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Politics against pessimism

Social democratic possibilities since Ernst Wigforss

Geoff Dow and Winton Higgins

Neoliberalism has now failed, so can a social democratic resurgence replace it? This book retrieves the political thought of Swedish politician Ernst Wigforss to explore the unrealised potential of social democracy. Wigforss drew on many schools of thought to produce an alternative social democratic strategy.
It outflanked economic liberalism, allowed his party to dominate Swedish politics for a half-century, and his country to achieve affluence and social equity as converging rather than competing objectives.
OECD economies have since evolved political capacities – the welfare state, corporatist regulation, expanded citizen entitlements, civic amenity – far in excess of pessimistic evaluations offered by mainstream analyses. This book suggests that such developments confirm Wigforss’s ideas, confounding conventional pessimism.
Full employment, social equity, economic democracy, new political institutions, and transformative economic management are now more imaginable than ever in western countries. But their achievement depends on a radical reformist political mobilisation of the kind that Wigforss inspired, one which integrates these aspirations as mutually reinforcing goals.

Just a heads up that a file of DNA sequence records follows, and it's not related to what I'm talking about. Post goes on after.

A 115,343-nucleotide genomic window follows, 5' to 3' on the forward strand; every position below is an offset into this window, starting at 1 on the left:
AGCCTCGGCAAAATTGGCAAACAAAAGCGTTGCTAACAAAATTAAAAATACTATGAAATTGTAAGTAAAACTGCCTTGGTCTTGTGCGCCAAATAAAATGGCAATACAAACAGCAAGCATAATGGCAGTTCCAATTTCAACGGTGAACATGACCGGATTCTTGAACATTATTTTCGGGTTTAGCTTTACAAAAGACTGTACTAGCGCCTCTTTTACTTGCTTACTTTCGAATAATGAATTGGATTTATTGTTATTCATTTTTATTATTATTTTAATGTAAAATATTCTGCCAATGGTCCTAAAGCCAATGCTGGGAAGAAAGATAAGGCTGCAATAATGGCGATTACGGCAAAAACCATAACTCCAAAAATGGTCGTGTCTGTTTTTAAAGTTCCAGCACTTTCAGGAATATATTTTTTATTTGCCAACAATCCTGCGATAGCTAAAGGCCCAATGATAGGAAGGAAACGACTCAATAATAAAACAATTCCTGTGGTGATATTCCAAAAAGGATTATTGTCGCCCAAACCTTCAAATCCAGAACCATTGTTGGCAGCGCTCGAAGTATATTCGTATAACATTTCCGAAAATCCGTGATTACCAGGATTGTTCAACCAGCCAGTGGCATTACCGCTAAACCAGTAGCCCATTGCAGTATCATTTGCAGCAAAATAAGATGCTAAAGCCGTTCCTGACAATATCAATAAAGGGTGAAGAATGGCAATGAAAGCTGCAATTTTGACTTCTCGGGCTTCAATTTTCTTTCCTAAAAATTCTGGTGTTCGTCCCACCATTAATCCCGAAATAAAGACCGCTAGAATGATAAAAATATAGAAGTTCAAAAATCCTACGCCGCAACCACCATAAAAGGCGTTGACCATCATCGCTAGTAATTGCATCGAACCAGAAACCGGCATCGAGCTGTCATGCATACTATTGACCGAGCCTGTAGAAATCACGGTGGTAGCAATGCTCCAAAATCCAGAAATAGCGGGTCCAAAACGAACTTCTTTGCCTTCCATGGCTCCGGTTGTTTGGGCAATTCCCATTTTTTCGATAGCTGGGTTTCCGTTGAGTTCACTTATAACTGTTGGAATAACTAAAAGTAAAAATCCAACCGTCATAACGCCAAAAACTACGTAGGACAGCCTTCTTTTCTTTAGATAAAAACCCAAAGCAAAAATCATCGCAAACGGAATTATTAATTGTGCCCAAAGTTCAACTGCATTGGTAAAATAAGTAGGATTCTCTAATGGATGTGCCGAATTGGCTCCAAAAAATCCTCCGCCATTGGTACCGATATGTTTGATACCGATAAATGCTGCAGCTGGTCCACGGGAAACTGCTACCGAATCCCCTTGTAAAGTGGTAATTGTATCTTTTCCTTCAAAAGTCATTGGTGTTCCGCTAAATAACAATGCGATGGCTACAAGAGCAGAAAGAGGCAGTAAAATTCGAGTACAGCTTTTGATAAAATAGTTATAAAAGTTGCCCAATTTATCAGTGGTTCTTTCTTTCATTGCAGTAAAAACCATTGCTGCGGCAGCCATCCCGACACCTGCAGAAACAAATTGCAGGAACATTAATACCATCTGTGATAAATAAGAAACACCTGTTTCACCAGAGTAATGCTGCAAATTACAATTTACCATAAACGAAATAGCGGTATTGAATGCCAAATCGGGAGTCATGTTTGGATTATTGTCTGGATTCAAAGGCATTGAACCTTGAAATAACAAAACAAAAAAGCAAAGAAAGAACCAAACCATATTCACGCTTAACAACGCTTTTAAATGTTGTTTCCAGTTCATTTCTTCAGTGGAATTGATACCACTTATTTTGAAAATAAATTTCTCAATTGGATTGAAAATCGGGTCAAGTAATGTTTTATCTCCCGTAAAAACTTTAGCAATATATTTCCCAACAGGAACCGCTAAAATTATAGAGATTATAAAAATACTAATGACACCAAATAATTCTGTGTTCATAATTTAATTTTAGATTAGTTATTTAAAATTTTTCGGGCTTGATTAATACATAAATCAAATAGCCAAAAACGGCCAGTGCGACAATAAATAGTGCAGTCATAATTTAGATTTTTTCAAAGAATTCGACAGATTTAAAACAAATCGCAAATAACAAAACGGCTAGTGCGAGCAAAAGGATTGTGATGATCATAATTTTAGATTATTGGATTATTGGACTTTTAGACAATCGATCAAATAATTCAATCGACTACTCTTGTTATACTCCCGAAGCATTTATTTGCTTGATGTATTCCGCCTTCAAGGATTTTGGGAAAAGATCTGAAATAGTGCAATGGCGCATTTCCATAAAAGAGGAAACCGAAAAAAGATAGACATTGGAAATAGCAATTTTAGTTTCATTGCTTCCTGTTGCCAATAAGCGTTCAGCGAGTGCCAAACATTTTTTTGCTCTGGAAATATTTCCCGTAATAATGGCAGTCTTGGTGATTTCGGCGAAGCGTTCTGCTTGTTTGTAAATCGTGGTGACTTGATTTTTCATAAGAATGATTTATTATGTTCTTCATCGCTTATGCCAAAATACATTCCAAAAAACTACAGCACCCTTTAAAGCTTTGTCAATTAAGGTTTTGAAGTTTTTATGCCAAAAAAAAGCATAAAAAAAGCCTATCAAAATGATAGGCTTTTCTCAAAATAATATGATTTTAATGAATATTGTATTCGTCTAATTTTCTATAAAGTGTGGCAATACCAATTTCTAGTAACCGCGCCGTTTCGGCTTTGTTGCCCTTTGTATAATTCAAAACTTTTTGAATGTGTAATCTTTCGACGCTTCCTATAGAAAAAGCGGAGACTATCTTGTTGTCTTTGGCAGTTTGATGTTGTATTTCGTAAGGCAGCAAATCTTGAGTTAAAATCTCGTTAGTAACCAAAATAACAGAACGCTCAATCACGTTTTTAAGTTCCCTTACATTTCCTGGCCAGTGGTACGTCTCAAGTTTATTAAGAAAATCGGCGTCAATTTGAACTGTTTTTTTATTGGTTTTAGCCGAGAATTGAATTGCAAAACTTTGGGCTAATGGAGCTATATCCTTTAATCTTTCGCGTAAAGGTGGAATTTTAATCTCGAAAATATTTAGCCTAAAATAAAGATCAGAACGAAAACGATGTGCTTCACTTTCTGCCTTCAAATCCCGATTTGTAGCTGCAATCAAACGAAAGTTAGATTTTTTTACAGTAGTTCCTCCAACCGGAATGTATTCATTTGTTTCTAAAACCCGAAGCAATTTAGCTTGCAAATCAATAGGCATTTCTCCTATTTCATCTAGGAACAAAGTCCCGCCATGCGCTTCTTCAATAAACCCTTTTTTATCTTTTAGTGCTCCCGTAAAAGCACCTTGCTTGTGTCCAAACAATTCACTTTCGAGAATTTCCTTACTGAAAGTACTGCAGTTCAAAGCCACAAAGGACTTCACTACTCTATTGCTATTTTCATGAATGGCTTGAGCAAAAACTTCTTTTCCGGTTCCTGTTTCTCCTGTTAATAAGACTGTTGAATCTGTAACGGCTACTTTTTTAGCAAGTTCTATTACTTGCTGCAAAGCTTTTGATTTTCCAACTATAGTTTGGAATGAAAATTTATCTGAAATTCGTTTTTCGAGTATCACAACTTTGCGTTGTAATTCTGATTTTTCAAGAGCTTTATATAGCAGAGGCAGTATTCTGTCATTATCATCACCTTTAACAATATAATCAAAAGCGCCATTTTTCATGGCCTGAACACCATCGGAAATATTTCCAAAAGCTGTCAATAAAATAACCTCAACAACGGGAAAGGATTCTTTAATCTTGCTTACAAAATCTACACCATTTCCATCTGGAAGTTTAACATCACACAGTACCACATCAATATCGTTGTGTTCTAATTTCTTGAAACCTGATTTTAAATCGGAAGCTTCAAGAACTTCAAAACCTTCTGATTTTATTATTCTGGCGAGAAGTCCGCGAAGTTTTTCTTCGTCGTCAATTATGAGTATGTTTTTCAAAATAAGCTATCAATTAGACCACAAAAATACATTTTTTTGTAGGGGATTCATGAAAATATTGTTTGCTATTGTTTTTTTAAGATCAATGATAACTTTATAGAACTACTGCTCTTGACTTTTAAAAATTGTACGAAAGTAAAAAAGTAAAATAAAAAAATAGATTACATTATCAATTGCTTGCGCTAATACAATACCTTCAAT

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4. The democratisation and politicisation of capitalism: from British collectivist liberalism to Swedish social democracy in the 1920s 99

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99 4. The democratisation and politicisation of capitalism: from British collectivist liberalism to Swedish social democracy in the 1920s Nothing is as revolutionising as genuine reformism Rudolf Meidner As soon as universal suffrage and a democratic state became immediate prospects, the original strategy of Swedish social democracy became pal- pably obsolete. Constitutional issues around democratic government and the new world of policy formation fell outside its limited and speculative conceptions of the state and of the transition to socialism. Despite clinch- ing at least one important (but traditionally ameliorative) reform – the eight-hour working day – social democratic minority governments in the 1920s failed to make a significant impact on the acute socio-economic predicaments – mass unemployment and poverty – facing their working class constituency, or even to announce policy lines that showed promise of doing so. Indeed, the SAP under Branting became yet another parlia- mentary and ministerial bearer of orthodox economic liberal policy, and as such a source rather than the means of supersession of these predica- ments. Electoral stagnation inevitably set in: the anticipated socialist ma- jority, the fruit of universal suffrage, was clearly not emerging. Two contenders to replace the old democratic socialism as the politi- cal stock-in-trade of the SAP emerged, both products of second-genera- tion intellectuals. One, associated with Nils Karleby, was an early version of social liberalism, and as such affirmed the claimed optimality of capi- talist market economy while promising to equitably redistribute its prod- uct. The socialist project in this revision thus collapsed into a...

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